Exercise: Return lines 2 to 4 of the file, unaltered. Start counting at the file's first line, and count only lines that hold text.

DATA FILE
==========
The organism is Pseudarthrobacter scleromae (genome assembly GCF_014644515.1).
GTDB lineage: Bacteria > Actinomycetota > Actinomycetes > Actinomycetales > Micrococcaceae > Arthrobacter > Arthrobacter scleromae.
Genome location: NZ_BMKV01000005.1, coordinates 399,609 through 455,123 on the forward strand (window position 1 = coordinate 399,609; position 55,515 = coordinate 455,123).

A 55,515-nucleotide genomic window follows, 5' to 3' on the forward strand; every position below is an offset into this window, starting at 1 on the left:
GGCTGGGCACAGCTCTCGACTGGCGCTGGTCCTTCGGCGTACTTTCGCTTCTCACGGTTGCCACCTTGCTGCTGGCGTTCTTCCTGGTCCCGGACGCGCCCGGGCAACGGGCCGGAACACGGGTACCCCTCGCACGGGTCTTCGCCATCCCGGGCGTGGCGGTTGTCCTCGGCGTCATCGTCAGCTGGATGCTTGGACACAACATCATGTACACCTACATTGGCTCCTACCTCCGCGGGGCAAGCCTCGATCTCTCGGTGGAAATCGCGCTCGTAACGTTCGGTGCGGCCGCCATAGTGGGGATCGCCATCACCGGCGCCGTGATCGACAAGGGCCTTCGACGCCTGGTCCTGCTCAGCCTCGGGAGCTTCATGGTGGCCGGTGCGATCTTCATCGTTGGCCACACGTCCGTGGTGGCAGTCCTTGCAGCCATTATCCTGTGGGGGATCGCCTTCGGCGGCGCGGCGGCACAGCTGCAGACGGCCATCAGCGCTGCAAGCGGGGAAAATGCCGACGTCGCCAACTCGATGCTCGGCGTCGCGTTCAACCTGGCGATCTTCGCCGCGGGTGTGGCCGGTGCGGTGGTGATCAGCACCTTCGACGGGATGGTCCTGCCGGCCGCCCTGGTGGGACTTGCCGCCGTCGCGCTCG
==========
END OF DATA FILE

GTDB lineage: Bacteria > Actinomycetota > Actinomycetes > Actinomycetales > Micrococcaceae > Arthrobacter > Arthrobacter scleromae.
Genome location: NZ_BMKV01000005.1, coordinates 399,609 through 455,123 on the forward strand (window position 1 = coordinate 399,609; position 55,515 = coordinate 455,123).

A 55,515-nucleotide genomic window follows, 5' to 3' on the forward strand; every position below is an offset into this window, starting at 1 on the left: